Max Bunyan looks like Burl Ives or a Santa Claus with his pearly white beard, rotund figure, and jolly, smiling face. But when this Dodge City hometown boy sings, he sounds like an angel.

    Bunyan will share his songwriting and singing talents from 5 to 7 p.m. Friday at the Carnegie Center for the Arts’ free Final Friday Art is Ageless concert.

    Shortly after retiring in 2005 as executive director of Santa Fe Trail Community Corrections, Bunyan released his first CD, “Follow Your Heart.” Since then, he has written 400 songs in a variety of genres and hopes to complete his sixth CD, “Mercy and Grace,” by the end of the year.

    “One of the biggest changes in my career is finding a freedom to be the musical me that God created me to be,” said Bunyan, who writes and performs folk, cowboy, gospel, smooth jazz, Jesus jazz, country, New American patriot love songs, novelty/fun songs and tribute songs “for the special people who have touched my life, like my wife, Claudia.”


Max Bunyan looks like Burl Ives or a Santa Claus with his pearly white beard, rotund figure, and jolly, smiling face. But when this Dodge City hometown boy sings, he sounds like an angel.
    Bunyan will share his songwriting and singing talents from 5 to 7 p.m. Friday at the Carnegie Center for the Arts’ free Final Friday Art is Ageless concert.
    Shortly after retiring in 2005 as executive director of Santa Fe Trail Community Corrections, Bunyan released his first CD, “Follow Your Heart.” Since then, he has written 400 songs in a variety of genres and hopes to complete his sixth CD, “Mercy and Grace,” by the end of the year.
    “One of the biggest changes in my career is finding a freedom to be the musical me that God created me to be,” said Bunyan, who writes and performs folk, cowboy, gospel, smooth jazz, Jesus jazz, country, New American patriot love songs, novelty/fun songs and tribute songs “for the special people who have touched my life, like my wife, Claudia.”
    Another of those "special people" is his 88-year-old mother, Maxine Beadle, a Good Samaritan Center resident who played “boogie-woogie” on the piano when Bunyan was growing up.
    “I call her my business manager,” Bunyan said. “Mom gave me some good advice. She said, ‘Do lots of fun songs and love songs,’ so that’s what I’ve put together for my Carnegie concert that I’m calling ‘Love and Laughter… From My Heart.’”
    Bunyan’s first memory of singing was “Sweet and Low, Winds of the Western Sea” in third grade at Sunnyside Elementary School.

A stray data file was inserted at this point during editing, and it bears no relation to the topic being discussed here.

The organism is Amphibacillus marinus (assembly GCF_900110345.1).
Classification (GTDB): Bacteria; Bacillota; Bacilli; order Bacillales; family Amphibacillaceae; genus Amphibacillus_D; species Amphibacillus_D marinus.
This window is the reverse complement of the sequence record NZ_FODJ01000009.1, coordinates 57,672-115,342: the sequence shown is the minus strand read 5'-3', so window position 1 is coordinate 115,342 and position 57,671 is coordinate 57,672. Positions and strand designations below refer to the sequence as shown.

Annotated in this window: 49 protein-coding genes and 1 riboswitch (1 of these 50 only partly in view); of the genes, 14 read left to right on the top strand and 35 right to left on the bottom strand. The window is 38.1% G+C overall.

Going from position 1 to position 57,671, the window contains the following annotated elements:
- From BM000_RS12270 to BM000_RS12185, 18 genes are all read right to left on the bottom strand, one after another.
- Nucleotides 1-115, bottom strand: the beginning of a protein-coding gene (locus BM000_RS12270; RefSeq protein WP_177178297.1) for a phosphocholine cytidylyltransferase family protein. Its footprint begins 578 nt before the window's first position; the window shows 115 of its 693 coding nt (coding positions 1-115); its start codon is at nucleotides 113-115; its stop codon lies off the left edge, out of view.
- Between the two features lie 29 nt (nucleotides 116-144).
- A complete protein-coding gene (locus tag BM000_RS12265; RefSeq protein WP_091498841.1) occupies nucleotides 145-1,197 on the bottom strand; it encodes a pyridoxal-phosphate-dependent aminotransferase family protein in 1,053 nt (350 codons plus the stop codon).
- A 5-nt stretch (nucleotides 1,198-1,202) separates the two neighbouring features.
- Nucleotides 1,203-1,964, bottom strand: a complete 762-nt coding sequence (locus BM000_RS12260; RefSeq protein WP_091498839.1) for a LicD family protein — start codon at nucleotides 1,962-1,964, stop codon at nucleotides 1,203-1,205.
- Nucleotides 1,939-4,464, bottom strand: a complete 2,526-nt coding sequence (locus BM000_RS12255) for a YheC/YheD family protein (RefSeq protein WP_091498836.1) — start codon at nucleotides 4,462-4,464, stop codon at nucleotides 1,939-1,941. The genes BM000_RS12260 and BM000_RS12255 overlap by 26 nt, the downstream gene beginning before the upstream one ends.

“That was my musical awakening,” he said. “The lights came on, and I realized that I loved music. The notes resonated in my spirit.”
    Bunyan has performed since then on KGNO radio programs, the TV show “Horizons of Faith” in Miami, Fla. and in more than 700 performances of the Seventh U.S. Army Soldiers Chorus in Europe.
    He also has sung at the Kansas Wheat House in Cimarron, the Meade County Historical Society, Sawlogs & Strings summer concerts, Busters in Sun City and the Holiday Inn in Joplin, Mo.
    “I’m especially proud of my song about Greensburg (from the CD “Here and Now”),” said Bunyan. “It went all the way to number two on the SoundClick music charts.”
    Bunyan also has been invited to preach and sing at several churches: United Methodist at Mullinville for 80 women survivors of the Greensburg tornado; the Church of God in Ashland; Victory Life Fellowship and Christ the King Lutheran, both in Dodge City; and First Christian in Cimarron, where he ministered in music to the Christian Bikers Association. 
    “I dedicated my song, ‘Rolling Thunder,’ to Gary Mills, president of the Thunder on the Plains Christian Motorcycle Association Chapter from Ashland, and to all the Christian bikers who were there that Sunday,” he said. “I wrote a song ‘Most of All’ for my musical friend, Barry Ward, who has moved to Colorado. One line goes, ‘I will miss my friends on the Kansas prairies most of all’ to the central point: ‘I must follow God’s call most of all.’”
    Bunyan’s CDs “Follow Your Heart” and “Songs for Soldiers and People Who Love Them” are on Wal-Mart’s worldwide online music store. His music also is distributed online by CD Baby to Apple iTunes and other outlets. Locally, his CDs are available at Hastings, Briar & Hale Music, Trails West, Christian Book House and the chiropractic office of Dr. Scott Fischer.
    “I write my songs from my experience,” Bunyan said. “My songs ‘The Dade County Jail (parts one and two)’ are about my experiences as an officer at the Dade County Jail in Miami from 1980 to 1992. 
    “Sam Ormes created and directed the ICTV inmate correctional TV network for 27 years, and it was in its early stages when I was there. Three years ago, I reconnected with Sam, and I’m proud to say they used my songs ‘Dade County Jail’ for their Bible Study theme song every Thursday.”
    For more information about Bunyan, visit his Web site at www.Maxgbunyanmusic.com.